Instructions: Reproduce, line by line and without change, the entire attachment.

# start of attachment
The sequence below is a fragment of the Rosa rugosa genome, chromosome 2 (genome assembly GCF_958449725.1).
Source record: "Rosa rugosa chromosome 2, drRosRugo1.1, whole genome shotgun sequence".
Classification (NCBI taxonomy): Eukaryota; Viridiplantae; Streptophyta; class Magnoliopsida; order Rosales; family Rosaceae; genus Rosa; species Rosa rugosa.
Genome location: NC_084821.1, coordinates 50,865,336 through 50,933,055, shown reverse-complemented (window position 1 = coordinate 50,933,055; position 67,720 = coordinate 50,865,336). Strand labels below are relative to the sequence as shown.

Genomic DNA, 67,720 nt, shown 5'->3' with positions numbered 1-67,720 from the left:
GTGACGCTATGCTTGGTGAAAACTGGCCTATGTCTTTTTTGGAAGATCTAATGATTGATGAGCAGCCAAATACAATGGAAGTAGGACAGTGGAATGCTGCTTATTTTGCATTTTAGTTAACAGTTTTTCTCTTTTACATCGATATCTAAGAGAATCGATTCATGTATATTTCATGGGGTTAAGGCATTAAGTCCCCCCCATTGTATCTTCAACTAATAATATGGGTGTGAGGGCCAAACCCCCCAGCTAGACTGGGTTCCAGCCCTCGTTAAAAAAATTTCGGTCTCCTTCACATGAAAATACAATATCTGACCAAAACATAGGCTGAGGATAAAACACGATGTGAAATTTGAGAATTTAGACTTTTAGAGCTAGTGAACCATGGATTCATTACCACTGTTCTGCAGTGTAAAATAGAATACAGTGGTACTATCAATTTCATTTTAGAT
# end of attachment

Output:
The sequence below is a fragment of the Rosa rugosa genome, chromosome 2 (genome assembly GCF_958449725.1).
Source record: "Rosa rugosa chromosome 2, drRosRugo1.1, whole genome shotgun sequence".
Classification (NCBI taxonomy): Eukaryota; Viridiplantae; Streptophyta; class Magnoliopsida; order Rosales; family Rosaceae; genus Rosa; species Rosa rugosa.
Genome location: NC_084821.1, coordinates 50,865,336 through 50,933,055, shown reverse-complemented (window position 1 = coordinate 50,933,055; position 67,720 = coordinate 50,865,336). Strand labels below are relative to the sequence as shown.

Genomic DNA, 67,720 nt, shown 5'->3' with positions numbered 1-67,720 from the left:
GTGACGCTATGCTTGGTGAAAACTGGCCTATGTCTTTTTTGGAAGATCTAATGATTGATGAGCAGCCAAATACAATGGAAGTAGGACAGTGGAATGCTGCTTATTTTGCATTTTAGTTAACAGTTTTTCTCTTTTACATCGATATCTAAGAGAATCGATTCATGTATATTTCATGGGGTTAAGGCATTAAGTCCCCCCCATTGTATCTTCAACTAATAATATGGGTGTGAGGGCCAAACCCCCCAGCTAGACTGGGTTCCAGCCCTCGTTAAAAAAATTTCGGTCTCCTTCACATGAAAATACAATATCTGACCAAAACATAGGCTGAGGATAAAACACGATGTGAAATTTGAGAATTTAGACTTTTAGAGCTAGTGAACCATGGATTCATTACCACTGTTCTGCAGTGTAAAATAGAATACAGTGGTACTATCAATTTCATTTTAGAT